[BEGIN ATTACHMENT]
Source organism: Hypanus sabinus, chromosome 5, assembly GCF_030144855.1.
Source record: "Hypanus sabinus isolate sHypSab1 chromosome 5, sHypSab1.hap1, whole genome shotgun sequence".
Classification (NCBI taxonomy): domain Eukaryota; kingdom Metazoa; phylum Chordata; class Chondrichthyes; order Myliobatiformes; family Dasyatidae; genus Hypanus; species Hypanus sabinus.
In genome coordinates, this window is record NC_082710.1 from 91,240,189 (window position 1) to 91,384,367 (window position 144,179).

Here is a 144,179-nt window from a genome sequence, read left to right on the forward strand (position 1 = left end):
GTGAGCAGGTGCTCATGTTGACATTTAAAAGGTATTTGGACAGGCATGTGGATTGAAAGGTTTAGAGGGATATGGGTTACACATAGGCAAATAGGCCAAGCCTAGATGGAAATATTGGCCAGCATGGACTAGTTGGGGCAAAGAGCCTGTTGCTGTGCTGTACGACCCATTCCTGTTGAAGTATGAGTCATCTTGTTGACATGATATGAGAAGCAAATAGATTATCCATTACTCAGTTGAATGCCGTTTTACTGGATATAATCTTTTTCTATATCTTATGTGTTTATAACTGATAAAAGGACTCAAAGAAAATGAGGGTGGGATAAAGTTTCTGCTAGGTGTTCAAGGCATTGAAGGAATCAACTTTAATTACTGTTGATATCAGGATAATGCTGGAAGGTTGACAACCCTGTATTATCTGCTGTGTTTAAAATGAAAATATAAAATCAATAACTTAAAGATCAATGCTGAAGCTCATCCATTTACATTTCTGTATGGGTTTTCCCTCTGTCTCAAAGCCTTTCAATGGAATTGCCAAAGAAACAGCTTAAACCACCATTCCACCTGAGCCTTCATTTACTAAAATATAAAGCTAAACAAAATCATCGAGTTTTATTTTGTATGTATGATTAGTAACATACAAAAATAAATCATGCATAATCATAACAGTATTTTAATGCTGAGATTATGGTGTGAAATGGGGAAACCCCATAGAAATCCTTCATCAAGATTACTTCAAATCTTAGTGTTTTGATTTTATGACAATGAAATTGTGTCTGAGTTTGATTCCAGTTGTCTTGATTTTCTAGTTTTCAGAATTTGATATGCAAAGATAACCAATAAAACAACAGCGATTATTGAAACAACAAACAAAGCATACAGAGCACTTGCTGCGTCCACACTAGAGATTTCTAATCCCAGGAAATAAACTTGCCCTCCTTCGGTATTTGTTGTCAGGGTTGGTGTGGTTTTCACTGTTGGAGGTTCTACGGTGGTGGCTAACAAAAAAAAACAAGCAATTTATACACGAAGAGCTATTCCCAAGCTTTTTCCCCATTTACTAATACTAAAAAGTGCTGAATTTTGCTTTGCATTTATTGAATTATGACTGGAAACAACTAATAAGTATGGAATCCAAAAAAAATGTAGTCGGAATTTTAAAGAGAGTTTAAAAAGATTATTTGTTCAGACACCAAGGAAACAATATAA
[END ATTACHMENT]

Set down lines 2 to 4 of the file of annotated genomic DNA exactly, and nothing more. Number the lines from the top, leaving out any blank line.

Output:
Source record: "Hypanus sabinus isolate sHypSab1 chromosome 5, sHypSab1.hap1, whole genome shotgun sequence".
Classification (NCBI taxonomy): domain Eukaryota; kingdom Metazoa; phylum Chordata; class Chondrichthyes; order Myliobatiformes; family Dasyatidae; genus Hypanus; species Hypanus sabinus.
In genome coordinates, this window is record NC_082710.1 from 91,240,189 (window position 1) to 91,384,367 (window position 144,179).